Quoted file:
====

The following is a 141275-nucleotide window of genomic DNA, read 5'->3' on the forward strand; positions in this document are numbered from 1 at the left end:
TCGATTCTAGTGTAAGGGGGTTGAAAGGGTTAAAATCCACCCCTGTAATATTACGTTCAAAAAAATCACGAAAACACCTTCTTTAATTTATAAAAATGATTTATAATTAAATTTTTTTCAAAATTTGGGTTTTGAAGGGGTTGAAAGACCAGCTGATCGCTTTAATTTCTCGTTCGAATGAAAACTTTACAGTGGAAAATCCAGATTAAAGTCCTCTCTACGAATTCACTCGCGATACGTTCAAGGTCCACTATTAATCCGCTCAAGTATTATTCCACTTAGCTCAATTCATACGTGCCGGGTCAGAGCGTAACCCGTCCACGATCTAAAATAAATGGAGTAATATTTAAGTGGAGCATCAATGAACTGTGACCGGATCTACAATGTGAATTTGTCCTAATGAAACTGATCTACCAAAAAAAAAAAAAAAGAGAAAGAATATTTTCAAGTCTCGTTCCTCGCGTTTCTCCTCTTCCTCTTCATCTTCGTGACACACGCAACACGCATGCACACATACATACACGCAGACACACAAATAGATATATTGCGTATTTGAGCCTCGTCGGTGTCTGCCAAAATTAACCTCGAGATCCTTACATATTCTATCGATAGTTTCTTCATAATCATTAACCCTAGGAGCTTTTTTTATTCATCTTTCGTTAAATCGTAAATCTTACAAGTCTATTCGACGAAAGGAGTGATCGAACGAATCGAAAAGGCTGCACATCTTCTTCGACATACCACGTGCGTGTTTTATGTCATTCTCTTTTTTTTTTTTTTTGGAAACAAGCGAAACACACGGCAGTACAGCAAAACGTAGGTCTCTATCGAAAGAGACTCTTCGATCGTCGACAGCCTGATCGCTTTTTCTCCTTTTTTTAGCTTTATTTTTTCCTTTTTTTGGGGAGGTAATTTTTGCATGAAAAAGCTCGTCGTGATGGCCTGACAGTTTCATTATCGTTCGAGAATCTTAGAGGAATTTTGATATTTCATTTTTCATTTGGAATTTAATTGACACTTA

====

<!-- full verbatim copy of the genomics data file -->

The following is a 141275-nucleotide window of genomic DNA, read 5'->3' on the forward strand; positions in this document are numbered from 1 at the left end:
TCGATTCTAGTGTAAGGGGGTTGAAAGGGTTAAAATCCACCCCTGTAATATTACGTTCAAAAAAATCACGAAAACACCTTCTTTAATTTATAAAAATGATTTATAATTAAATTTTTTTCAAAATTTGGGTTTTGAAGGGGTTGAAAGACCAGCTGATCGCTTTAATTTCTCGTTCGAATGAAAACTTTACAGTGGAAAATCCAGATTAAAGTCCTCTCTACGAATTCACTCGCGATACGTTCAAGGTCCACTATTAATCCGCTCAAGTATTATTCCACTTAGCTCAATTCATACGTGCCGGGTCAGAGCGTAACCCGTCCACGATCTAAAATAAATGGAGTAATATTTAAGTGGAGCATCAATGAACTGTGACCGGATCTACAATGTGAATTTGTCCTAATGAAACTGATCTACCAAAAAAAAAAAAAAAGAGAAAGAATATTTTCAAGTCTCGTTCCTCGCGTTTCTCCTCTTCCTCTTCATCTTCGTGACACACGCAACACGCATGCACACATACATACACGCAGACACACAAATAGATATATTGCGTATTTGAGCCTCGTCGGTGTCTGCCAAAATTAACCTCGAGATCCTTACATATTCTATCGATAGTTTCTTCATAATCATTAACCCTAGGAGCTTTTTTTATTCATCTTTCGTTAAATCGTAAATCTTACAAGTCTATTCGACGAAAGGAGTGATCGAACGAATCGAAAAGGCTGCACATCTTCTTCGACATACCACGTGCGTGTTTTATGTCATTCTCTTTTTTTTTTTTTTTGGAAACAAGCGAAACACACGGCAGTACAGCAAAACGTAGGTCTCTATCGAAAGAGACTCTTCGATCGTCGACAGCCTGATCGCTTTTTCTCCTTTTTTTAGCTTTATTTTTTCCTTTTTTTGGGGAGGTAATTTTTGCATGAAAAAGCTCGTCGTGATGGCCTGACAGTTTCATTATCGTTCGAGAATCTTAGAGGAATTTTGATATTTCATTTTTCATTTGGAATTTAATTGACACTTA